For your first overnight, choose an easy route with low mileage and manageable elevation gain. Remember, you’ll hike slower with a full pack than you might on a regular dayhike. Apps like Gaia GPS are useful for finding route suggestions, trail info, and maps. Scope out camping spots ahead of time by talking to friends or rangers, reading online, or making a campsite reservation. Check before setting out that camping is permitted in the area you’re going to, and secure any necessary permits through the appropriate land management office.
Always leave a copy of your itinerary with a friend or family member at home, along with your expected return time. Let that person know when they should call for help if you haven’t come home.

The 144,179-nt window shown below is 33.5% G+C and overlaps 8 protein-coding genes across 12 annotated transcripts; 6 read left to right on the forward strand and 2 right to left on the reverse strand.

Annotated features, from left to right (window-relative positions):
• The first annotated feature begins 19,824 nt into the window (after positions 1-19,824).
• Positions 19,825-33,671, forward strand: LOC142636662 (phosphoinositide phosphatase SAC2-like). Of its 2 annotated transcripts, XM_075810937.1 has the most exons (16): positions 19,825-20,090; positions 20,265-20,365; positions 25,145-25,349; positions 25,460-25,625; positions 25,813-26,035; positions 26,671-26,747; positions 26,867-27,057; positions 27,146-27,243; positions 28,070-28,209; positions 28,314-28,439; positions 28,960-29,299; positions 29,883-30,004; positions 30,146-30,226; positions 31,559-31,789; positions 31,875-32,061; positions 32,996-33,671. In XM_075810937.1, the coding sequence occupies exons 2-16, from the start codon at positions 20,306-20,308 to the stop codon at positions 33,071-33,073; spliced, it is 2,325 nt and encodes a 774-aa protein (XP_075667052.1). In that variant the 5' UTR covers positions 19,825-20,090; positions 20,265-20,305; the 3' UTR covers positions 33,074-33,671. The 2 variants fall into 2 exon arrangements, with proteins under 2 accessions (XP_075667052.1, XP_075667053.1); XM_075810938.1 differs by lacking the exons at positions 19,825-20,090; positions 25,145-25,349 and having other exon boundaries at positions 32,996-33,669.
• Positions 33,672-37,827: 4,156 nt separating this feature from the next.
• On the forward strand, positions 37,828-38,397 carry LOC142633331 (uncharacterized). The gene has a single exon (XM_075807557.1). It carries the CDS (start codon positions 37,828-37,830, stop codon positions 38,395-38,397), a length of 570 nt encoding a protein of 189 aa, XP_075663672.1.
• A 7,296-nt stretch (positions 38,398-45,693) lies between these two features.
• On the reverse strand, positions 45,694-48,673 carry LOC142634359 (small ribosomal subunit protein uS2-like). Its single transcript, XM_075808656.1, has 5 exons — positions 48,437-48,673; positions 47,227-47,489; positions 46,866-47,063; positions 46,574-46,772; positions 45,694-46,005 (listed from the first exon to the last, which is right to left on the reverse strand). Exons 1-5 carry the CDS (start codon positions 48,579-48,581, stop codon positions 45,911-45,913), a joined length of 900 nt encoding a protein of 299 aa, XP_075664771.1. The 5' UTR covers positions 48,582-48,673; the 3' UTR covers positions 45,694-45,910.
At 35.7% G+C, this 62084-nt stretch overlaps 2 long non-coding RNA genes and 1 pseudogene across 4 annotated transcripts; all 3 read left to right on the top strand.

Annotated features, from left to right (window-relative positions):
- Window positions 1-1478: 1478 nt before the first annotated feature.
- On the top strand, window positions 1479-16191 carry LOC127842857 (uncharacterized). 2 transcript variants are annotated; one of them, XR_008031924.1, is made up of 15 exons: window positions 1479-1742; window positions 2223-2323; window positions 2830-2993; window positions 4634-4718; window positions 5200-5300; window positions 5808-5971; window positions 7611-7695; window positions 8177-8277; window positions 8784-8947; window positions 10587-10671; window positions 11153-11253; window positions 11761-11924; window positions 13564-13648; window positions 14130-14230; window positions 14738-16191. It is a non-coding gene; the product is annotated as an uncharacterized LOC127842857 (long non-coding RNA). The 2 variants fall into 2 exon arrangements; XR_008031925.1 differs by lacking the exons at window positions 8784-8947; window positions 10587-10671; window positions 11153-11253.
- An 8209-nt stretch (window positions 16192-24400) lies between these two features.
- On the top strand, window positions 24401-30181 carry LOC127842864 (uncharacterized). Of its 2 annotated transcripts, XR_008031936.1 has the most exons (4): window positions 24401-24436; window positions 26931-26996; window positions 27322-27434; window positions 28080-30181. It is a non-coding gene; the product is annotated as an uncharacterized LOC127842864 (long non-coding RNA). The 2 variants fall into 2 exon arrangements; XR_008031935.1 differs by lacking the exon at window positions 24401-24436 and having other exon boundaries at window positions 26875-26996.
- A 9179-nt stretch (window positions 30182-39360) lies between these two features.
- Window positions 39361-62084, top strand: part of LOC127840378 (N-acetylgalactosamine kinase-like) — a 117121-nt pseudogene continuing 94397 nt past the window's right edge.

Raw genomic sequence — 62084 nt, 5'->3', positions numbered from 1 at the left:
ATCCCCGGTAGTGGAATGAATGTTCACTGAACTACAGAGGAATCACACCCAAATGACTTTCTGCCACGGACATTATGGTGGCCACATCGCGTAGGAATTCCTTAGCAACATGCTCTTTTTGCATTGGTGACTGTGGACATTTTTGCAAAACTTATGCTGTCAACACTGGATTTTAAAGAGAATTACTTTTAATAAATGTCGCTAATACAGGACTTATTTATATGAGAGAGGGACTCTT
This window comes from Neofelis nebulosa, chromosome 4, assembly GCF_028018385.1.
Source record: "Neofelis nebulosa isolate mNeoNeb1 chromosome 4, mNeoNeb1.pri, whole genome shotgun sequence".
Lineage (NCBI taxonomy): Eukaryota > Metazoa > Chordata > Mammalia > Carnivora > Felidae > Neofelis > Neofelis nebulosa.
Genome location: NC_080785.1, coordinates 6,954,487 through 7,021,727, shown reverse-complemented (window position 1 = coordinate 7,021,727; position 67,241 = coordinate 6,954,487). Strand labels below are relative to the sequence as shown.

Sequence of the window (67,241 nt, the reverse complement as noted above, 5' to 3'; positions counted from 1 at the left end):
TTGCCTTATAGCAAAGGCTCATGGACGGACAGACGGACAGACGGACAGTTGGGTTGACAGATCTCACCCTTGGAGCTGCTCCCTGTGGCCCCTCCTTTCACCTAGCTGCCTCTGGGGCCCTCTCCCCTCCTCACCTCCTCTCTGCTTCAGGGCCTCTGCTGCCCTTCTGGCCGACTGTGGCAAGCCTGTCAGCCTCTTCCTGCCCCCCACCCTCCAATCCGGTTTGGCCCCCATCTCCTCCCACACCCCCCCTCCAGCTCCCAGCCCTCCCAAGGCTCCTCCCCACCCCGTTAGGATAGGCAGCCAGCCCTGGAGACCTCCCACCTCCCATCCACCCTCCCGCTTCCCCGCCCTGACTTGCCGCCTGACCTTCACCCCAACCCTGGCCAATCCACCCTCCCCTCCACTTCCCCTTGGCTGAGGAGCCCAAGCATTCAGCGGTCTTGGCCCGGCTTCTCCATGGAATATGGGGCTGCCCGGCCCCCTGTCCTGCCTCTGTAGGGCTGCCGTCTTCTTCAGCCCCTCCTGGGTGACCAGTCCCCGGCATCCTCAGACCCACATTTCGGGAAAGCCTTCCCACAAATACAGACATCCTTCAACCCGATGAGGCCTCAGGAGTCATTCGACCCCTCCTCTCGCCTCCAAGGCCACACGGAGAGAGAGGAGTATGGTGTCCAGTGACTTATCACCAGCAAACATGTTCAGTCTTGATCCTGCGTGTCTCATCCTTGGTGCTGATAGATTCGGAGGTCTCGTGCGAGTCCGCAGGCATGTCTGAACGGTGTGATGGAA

On The Trail
When you’re carrying your entire home, wardrobe, and pantry on your back, you’re going to get tired. Take lots of breaks, and remember to refuel with plenty of water and snacks (200 calories per hour is a good baseline).
You may have been able to get away with minimal navigation on well-marked, shorter dayhikes, but staying on route is all the more important the further you hike. Keep in mind that as you progress deeper in to the backcountry, it will take longer for help to reach you in case of an emergency. Brush up on your map and compass and GPS skills before setting out, and carry a map of the area where you’ll be hiking. For your first overnight, it’s a good idea to choose a well-established trail where other hikers may be present.